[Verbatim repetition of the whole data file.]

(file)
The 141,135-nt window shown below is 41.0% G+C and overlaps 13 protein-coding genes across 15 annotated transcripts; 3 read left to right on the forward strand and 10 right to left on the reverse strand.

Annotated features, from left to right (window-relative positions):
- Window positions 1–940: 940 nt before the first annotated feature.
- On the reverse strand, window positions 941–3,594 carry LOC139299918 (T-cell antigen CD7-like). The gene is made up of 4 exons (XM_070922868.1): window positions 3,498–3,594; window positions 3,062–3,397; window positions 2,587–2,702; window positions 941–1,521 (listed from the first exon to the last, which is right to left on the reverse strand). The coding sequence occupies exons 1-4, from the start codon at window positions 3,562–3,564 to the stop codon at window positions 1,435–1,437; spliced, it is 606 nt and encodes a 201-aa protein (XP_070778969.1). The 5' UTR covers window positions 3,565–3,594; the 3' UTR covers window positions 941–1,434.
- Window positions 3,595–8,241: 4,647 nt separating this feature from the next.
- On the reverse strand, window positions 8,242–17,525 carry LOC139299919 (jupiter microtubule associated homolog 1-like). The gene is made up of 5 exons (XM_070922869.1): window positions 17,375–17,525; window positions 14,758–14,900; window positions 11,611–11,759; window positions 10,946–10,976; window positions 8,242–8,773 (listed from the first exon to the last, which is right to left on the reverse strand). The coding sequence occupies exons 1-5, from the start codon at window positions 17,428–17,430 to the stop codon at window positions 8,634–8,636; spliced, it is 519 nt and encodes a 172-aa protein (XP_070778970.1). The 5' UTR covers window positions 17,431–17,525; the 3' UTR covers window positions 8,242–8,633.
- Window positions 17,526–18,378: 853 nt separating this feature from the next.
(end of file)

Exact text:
The 141,135-nt window shown below is 41.0% G+C and overlaps 13 protein-coding genes across 15 annotated transcripts; 3 read left to right on the forward strand and 10 right to left on the reverse strand.

Annotated features, from left to right (window-relative positions):
- Window positions 1–940: 940 nt before the first annotated feature.
- On the reverse strand, window positions 941–3,594 carry LOC139299918 (T-cell antigen CD7-like). The gene is made up of 4 exons (XM_070922868.1): window positions 3,498–3,594; window positions 3,062–3,397; window positions 2,587–2,702; window positions 941–1,521 (listed from the first exon to the last, which is right to left on the reverse strand). The coding sequence occupies exons 1-4, from the start codon at window positions 3,562–3,564 to the stop codon at window positions 1,435–1,437; spliced, it is 606 nt and encodes a 201-aa protein (XP_070778969.1). The 5' UTR covers window positions 3,565–3,594; the 3' UTR covers window positions 941–1,434.
- Window positions 3,595–8,241: 4,647 nt separating this feature from the next.
- On the reverse strand, window positions 8,242–17,525 carry LOC139299919 (jupiter microtubule associated homolog 1-like). The gene is made up of 5 exons (XM_070922869.1): window positions 17,375–17,525; window positions 14,758–14,900; window positions 11,611–11,759; window positions 10,946–10,976; window positions 8,242–8,773 (listed from the first exon to the last, which is right to left on the reverse strand). The coding sequence occupies exons 1-5, from the start codon at window positions 17,428–17,430 to the stop codon at window positions 8,634–8,636; spliced, it is 519 nt and encodes a 172-aa protein (XP_070778970.1). The 5' UTR covers window positions 17,431–17,525; the 3' UTR covers window positions 8,242–8,633.
- Window positions 17,526–18,378: 853 nt separating this feature from the next.